Dr. Jonathan J. Drummond-Webb: World Class Surgeon

by Jill Bayles  on Monday, Apr. 15, 2002 12:00 am  

Jonathan J. Drummond-Webb is an Arkansan by choice, having arrived in Little Rock from South Africa by way of Salt Lake City and Cleveland just 18 months ago.

He is chief of pediatric and congenital cardiac surgery at Arkansas Children's Hospital, through an arrangement with the University of Arkansas for Medical Sciences, where he is also on the faculty.

In addition to being the highest paid state employee who doesn't coach men's athletics at the University of Arkansas, Drummond-Webb has turned ACH's David M. Clark Heart Center into one of the most successful pediatric heart programs in the nation. In 2001 alone, he and his team performed 536 cardiovascular surgeries that resulted in a record-low 1.8 percent mortality rate. And last June, he joined Dr. Beverley Ketel, also of ACH, in performing Arkansas' first successful heart-kidney transplant.

"One of my nurses says I'm South African by birth, Arkansan by the grace of God," he said, laughing. "But I feel very strongly about what we can do here. Arkansas doesn't have to stand back for anybody. We had a president come from here, and that's a much more difficult and unlikely accomplishment than what we're doing here at the hospital."

The 42-year-old Johannesburg native credits a fellow South African for inspiring his life's work.

"When I was nine years old, something very important happened in South Africa," he said. "Dr. Christiaan Barnard performed the world's first heart transplant in Cape Town. I remember hearing about it and being simply amazed that someone could actually do that with the human heart. From that day on, I knew I wanted to do the same thing."

Dr. Drummond-Webb pursued his goal at Johannesburg's University of the Witwatersand Medical School, receiving his medical degree by the time he was 22. Two years of conscripted service in the South African military followed, along with the realization that his homeland wasn't the best place for a cardiologist.

"With so many impoverished people in that country, the argument was that you have to justify what you're doing," he said. "By performing a cardiac procedure on one person that costs a certain amount of money, it was pointed out that you could save 100 starving children with the same amount of money. I discovered that I had two options — I could stay in South Africa and change my field, or I could move somewhere else and follow my dream."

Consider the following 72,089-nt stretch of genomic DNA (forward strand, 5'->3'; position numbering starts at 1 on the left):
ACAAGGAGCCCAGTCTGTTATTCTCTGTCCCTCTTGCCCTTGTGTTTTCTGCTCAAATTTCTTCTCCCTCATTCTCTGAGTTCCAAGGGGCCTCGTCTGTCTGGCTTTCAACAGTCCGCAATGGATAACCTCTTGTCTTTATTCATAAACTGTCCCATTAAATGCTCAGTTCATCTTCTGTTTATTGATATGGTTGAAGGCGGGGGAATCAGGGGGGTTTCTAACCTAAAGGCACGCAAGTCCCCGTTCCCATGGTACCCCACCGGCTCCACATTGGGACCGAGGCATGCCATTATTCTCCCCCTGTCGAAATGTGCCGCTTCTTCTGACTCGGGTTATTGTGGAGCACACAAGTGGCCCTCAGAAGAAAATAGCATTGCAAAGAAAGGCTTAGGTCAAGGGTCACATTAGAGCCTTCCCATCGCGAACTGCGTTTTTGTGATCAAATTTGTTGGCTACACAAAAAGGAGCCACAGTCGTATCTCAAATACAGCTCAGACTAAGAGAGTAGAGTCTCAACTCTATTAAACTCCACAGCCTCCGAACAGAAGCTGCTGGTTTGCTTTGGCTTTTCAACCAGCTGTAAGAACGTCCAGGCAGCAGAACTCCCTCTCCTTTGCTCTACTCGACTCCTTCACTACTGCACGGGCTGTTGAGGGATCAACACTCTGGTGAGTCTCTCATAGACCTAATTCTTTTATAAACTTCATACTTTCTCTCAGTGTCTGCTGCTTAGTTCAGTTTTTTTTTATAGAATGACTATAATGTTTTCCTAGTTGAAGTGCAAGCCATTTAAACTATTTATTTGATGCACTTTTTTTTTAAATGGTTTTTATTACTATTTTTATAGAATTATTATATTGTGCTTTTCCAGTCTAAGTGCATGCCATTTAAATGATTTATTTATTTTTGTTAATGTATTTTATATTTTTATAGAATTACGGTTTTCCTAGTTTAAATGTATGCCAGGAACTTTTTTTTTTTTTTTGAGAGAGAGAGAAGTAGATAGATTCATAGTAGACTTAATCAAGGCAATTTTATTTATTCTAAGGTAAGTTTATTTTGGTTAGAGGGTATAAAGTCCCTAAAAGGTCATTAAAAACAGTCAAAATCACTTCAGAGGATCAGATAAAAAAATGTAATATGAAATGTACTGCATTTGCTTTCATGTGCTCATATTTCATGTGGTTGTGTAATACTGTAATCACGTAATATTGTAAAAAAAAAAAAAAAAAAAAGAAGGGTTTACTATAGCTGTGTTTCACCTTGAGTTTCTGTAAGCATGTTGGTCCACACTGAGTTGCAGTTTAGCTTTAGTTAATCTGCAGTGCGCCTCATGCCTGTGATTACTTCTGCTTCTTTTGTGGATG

With the encouragement of his wife, Dr. Lorraine De Blanche, Dr. Drummond-Webb accepted a fellowship in cardiovascular and thoracic surgery at the University of Utah in Salt Lake City — the same hospital where Seattle dentist Dr. Barney Clark received the world's first artificial heart in 1982.

He stayed in Salt Lake City two years and might remained there even longer had the renowned Cleveland Clinic — the nation's top heart hospital not come calling.

Trailblazing work on very young patients at the Cleveland Clinic made headlines, and physicians all over the world took notice — including those at Arkansas Children's Hospital. After its chief of cardiac surgery, Dr. Stephen VanDevanter, retired in January 2000, ACH sent its cardiac patients to the Cleveland Clinic, where Dr. Drummond-Webb operated on them. Hospital officials soon convinced him to move to Arkansas.

"I would have been very comfortable staying [at the Cleveland Clinic], doing what I was doing, but down here there's a need," he said.

There's also, in his opinion, tremendous potential.

"ACH is a well-kept secret, with excellent facilities and a staff that's enthusiastic, dedicated and selfless," he said on his arrival in January 2001."It has the potential to become a world-class heart center, and within five to 10 years, I can help make it a dominant force in the country."

He's already on the road to that goal, thanks to supporters like Arkansas' loggers, who raised more than $1.5 million to create for him the most generously funded endowed chair in ACH's history — the Log A Load For Kids Endowed Chair of Cardiovascular Surgery.

Since Drummond-Webb's arrival, the program has more than doubled its cardiac anesthesia team, opened a second cardiac operating room and added four cardiologists, three nurse practitioners and three cardiac nurse specialists. Two more cardiac surgeons are slated to come on board later this summer.

"People ask me, 'Why are your numbers so good?' I tell them that I do what I do because of a team. I have a facility here that is the best in the world, and honestly, a monkey can do what I do with the support I have."

And although he says a lifetime of living in big cities hasn't worn off yet ("I still drive around expecting to see skyscrapers"), he's proud and pleased to be living in The Natural State — and passionate about changing what he perceives as a slight inferiority complex among the natives.

"I want this department to achieve the same level I expect from myself," he said, "so that they can continue to carry on long after I'm dead and gone. If I can leave a legacy of a caring and loving attitude, then I think I've accomplished something worthwhile."

 

 

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